On the strength of its petroleum reserves, Alberta remains the most attractive province for oil and gas investment in Canada, finds the Fraser Institute’s annual Global Petroleum Survey.
Based on responses from petroleum executives and managers, this year’s survey ranks 156 jurisdictions worldwide on their relative attractiveness for investment. Barriers to investment include high taxes, costly regulatory obligations and uncertainty over environmental regulations.
“Alberta’s wealth of petroleum reserves continue to attract investment, which creates jobs for scores of Canadians,” said Kenneth Green, senior director of the Fraser Institute’s Centre for Natural Resources.
The survey considers both the input from respondents and the oil and gas reserves (or lack thereof) of each jurisdiction to determine a ranking. Of the 27 jurisdictions with large petroleum reserves, Texas tops the list, followed by Alberta, Norway-North Sea, the United Arab Emirates and Qatar.
Of the 44 jurisdictions with medium-sized reserves, Oklahoma is number one while Newfoundland & Labrador ranks 15th and British Columbia ranks 19th.
The remaining 69 jurisdictions, which have relatively small proven oil and gas reserves, include the other seven ranked Canadian jurisdictions. Mississippi tops the list followed by Saskatchewan and Manitoba.
Additionally, the survey features an alternate ranking format, which ignores proven oil and gas reserves and focuses solely on survey responses. In this format, Saskatchewan ranks first in Canada (and third out of 156 jurisdictions worldwide). Manitoba ranks second in Canada (and fifth globally), followed by Alberta (16th globally).
On the other end of the spectrum, Quebec presents the greatest barriers to oil and gas investment in Canada.
Although Quebec’s overall rank improved slightly from 141st (of 157) in 2013 to 133rd (of 156) in 2014, it’s still clearly regarded as unattractive. Survey respondents point to Quebec’s foot-dragging during authorization and permit processes.
“Quebec continues to sour petroleum investment by delaying authorization for development, to the detriment of many Quebecers who could be working in the resource industries,” Green said.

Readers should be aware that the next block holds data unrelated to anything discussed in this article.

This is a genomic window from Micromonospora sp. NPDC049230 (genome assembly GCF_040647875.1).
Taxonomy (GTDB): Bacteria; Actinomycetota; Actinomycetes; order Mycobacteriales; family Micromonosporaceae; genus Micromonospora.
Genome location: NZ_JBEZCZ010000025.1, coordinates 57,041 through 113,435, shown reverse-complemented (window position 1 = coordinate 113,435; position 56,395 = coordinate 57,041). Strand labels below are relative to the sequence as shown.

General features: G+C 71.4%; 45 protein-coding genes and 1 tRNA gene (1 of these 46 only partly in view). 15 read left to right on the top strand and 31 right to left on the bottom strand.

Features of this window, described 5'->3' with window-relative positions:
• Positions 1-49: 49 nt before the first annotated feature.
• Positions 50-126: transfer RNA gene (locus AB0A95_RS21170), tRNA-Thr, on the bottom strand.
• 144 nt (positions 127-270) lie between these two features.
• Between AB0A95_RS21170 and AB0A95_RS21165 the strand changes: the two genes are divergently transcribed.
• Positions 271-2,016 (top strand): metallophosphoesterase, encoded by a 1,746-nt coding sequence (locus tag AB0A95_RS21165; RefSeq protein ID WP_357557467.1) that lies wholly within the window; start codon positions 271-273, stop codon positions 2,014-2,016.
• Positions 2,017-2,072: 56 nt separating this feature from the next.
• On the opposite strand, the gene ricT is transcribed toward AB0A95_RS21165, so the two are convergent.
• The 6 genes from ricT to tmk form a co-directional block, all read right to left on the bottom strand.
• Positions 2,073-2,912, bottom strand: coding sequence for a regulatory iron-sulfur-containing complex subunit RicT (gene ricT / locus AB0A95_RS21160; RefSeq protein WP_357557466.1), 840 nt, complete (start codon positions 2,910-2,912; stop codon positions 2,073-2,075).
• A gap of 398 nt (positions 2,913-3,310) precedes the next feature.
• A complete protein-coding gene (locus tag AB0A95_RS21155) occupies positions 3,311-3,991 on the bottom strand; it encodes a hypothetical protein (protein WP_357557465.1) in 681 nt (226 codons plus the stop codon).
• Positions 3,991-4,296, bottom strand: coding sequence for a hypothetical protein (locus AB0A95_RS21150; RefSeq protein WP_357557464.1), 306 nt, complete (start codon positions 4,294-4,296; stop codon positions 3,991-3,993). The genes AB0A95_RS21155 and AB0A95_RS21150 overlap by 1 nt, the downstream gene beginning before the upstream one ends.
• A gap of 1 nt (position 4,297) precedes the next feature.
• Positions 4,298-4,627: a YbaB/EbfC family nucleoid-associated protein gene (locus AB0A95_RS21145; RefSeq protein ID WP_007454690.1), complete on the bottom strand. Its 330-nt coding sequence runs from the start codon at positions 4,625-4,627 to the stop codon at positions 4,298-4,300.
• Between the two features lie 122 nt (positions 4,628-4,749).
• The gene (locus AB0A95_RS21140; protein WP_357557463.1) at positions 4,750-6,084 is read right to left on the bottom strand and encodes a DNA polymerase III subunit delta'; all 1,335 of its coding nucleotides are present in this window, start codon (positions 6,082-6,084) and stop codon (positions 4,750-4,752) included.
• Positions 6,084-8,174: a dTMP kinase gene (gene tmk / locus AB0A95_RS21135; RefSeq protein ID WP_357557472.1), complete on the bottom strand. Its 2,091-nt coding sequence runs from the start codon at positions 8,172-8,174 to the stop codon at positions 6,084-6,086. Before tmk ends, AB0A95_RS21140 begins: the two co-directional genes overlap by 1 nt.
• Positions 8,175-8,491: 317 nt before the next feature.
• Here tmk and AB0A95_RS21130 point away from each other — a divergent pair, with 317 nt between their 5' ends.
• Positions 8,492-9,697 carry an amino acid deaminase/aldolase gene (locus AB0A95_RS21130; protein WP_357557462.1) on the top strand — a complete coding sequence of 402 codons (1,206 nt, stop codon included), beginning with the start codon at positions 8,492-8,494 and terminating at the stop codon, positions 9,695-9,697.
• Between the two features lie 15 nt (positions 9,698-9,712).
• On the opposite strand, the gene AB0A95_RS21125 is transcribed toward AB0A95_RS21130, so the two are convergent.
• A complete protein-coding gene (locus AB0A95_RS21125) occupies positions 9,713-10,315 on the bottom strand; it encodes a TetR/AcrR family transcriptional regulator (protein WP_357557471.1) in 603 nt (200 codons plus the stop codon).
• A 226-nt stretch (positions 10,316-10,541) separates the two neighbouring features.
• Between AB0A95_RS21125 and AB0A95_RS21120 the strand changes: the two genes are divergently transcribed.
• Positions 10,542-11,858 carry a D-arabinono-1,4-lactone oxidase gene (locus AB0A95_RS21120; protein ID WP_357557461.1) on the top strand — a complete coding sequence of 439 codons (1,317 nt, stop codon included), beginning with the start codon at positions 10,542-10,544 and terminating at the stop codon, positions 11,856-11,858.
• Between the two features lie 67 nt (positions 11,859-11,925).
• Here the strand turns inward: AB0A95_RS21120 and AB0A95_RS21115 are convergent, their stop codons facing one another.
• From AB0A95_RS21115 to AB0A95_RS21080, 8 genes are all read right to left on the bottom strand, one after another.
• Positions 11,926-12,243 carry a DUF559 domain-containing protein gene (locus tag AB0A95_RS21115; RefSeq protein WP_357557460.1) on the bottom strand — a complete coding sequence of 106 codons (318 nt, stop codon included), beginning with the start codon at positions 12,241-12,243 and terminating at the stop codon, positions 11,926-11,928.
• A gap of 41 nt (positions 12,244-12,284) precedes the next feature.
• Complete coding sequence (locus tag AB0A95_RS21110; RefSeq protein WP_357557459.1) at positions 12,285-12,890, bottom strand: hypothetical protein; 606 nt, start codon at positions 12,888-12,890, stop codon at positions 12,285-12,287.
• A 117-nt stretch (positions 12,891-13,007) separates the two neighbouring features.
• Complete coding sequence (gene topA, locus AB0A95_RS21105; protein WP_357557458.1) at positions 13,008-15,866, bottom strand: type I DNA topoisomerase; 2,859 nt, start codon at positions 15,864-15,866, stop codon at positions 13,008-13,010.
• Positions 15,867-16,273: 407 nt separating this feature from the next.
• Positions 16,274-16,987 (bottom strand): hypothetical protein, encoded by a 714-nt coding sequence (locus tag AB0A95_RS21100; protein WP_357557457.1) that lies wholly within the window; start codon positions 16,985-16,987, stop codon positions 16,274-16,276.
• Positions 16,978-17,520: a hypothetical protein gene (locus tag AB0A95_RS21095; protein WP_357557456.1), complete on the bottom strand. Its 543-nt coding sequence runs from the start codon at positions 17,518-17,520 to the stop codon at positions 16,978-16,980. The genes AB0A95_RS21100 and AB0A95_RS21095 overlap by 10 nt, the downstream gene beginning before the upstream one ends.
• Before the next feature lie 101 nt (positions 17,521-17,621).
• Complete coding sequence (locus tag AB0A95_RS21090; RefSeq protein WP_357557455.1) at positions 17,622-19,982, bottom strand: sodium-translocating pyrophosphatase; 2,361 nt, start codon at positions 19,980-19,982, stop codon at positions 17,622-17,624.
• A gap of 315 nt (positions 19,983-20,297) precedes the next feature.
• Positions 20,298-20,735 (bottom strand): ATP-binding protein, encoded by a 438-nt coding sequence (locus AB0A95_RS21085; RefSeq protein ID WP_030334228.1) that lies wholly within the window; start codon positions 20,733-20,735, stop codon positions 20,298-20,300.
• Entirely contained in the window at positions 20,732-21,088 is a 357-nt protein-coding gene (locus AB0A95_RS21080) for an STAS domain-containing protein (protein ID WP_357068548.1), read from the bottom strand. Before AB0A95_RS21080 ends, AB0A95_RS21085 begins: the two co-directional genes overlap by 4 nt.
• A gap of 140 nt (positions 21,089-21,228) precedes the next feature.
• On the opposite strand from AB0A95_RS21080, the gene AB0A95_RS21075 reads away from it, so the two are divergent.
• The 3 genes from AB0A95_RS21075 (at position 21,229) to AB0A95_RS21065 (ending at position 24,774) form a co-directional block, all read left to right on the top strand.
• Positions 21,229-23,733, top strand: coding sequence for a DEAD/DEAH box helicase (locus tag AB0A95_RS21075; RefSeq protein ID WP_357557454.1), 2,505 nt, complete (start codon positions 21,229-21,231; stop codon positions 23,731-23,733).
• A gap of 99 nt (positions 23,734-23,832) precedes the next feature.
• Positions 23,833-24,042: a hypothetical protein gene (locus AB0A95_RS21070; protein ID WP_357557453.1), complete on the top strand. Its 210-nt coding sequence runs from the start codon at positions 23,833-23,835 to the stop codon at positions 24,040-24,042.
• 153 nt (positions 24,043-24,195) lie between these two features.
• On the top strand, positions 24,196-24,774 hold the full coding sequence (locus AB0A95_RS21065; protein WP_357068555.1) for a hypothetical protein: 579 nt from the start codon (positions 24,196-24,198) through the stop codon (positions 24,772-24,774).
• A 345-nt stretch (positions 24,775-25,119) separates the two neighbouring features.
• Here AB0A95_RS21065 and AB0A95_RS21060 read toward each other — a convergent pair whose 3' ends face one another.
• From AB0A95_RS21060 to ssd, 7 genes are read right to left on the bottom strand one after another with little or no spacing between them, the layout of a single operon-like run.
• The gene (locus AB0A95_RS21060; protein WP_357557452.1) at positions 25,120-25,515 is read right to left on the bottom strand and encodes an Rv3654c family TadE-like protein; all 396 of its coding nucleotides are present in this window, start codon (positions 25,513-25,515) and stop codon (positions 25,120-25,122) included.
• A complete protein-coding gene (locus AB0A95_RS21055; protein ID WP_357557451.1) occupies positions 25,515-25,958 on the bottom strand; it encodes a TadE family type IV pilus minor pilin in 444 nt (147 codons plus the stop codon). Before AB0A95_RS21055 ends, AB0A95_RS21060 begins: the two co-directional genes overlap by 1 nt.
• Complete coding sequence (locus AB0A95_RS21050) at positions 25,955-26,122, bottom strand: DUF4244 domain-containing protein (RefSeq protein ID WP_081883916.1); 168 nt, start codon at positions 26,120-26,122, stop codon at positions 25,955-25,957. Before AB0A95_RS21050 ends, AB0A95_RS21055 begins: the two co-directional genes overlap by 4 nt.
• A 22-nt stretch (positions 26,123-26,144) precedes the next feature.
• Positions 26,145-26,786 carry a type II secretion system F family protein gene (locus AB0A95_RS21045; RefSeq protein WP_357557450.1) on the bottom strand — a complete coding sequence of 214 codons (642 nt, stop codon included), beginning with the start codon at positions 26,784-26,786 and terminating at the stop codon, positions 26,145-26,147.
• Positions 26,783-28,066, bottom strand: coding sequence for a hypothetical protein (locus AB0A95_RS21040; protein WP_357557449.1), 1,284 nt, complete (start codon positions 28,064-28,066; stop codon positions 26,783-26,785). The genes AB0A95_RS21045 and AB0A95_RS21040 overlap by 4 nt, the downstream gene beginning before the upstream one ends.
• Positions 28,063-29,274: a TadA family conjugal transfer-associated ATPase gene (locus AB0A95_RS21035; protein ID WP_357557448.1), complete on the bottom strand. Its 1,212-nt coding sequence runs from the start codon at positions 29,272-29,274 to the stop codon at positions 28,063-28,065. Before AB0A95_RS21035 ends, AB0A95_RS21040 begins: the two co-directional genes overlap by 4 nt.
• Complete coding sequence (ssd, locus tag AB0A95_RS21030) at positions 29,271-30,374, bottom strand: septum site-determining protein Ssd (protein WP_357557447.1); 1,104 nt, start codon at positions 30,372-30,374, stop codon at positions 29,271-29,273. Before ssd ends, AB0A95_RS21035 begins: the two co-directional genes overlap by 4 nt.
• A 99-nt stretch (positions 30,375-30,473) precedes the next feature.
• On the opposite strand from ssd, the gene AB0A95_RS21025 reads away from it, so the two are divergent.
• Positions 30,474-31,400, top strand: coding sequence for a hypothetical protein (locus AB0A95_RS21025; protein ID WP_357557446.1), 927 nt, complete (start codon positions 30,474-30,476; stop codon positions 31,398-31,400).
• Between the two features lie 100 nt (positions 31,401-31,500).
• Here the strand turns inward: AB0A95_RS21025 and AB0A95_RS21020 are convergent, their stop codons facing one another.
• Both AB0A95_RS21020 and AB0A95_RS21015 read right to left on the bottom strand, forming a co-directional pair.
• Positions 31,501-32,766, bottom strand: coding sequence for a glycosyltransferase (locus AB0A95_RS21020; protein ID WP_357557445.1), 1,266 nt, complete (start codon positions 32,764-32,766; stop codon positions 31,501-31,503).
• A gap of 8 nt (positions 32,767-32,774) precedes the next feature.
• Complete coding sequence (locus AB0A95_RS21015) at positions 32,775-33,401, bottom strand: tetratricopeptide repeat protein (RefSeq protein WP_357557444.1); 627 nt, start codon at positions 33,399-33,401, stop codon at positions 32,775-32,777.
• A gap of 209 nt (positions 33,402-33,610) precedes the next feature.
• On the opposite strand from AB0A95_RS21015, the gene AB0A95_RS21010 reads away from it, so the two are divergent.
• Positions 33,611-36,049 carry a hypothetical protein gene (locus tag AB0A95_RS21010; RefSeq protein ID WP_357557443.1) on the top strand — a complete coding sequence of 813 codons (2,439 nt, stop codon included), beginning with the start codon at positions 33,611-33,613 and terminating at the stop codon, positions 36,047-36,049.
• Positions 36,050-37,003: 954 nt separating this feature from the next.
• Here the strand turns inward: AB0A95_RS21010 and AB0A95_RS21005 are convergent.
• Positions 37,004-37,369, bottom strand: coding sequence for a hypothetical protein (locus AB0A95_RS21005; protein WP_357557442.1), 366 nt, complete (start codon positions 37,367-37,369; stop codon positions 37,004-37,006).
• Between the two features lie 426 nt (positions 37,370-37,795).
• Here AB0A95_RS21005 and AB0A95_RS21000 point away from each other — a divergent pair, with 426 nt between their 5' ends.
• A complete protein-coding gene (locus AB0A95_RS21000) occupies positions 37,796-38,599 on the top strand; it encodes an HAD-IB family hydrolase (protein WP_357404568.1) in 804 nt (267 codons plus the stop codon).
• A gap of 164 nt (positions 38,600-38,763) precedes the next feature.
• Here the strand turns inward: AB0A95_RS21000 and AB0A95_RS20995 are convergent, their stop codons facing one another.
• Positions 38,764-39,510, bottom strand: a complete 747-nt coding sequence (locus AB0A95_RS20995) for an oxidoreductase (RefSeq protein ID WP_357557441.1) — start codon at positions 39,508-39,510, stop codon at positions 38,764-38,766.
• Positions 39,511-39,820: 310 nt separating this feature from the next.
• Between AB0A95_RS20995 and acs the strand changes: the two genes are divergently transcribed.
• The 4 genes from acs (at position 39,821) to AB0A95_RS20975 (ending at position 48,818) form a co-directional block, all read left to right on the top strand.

British Columbia, meanwhile, dropped from 47th (of 157) in 2013 to 62nd (of 156) this year. Survey respondents expressed concern over B.C. tax policies, environmental regulations, and uncertainty around regulatory enforcement.
“Once again, taxes and regulatory uncertainty drive British Columbia’s relatively poor standing in the eyes of oil and gas investors,” Green said.
Finally, Nova Scotia dropped furthest in the rankings, falling 31 spots from 30th (of 157) in 2013 to 61st (of 156) in 2014. Contributing factors in this decline include disputed land claims, and regulatory duplication and inconsistencies.
Globally, among jurisdictions with the largest proven reserves, Venezuela, Iran, four Russian regions, Iraq and Egypt are the least attractive to investment. Taking reserves out of the equation, the least attractive jurisdictions for investment in the world (starting with the worst) are Venezuela, Bolivia, Ecuador, Iran and Russia-Eastern Siberia.
“In Venezuela, flagrant abuse of the decision-making processes and delinquency in payment for delivered crude were among the factors deterring petroleum investment in the country,” Green said.
The Global Petroleum Survey is administered each year to petroleum industry executives to help measure and rank the barriers to investment of oil- and gas-producing regions. A total of 710 respondents representing 563 companies completed the survey questionnaire this year, providing sufficient data to evaluate 156 jurisdictions.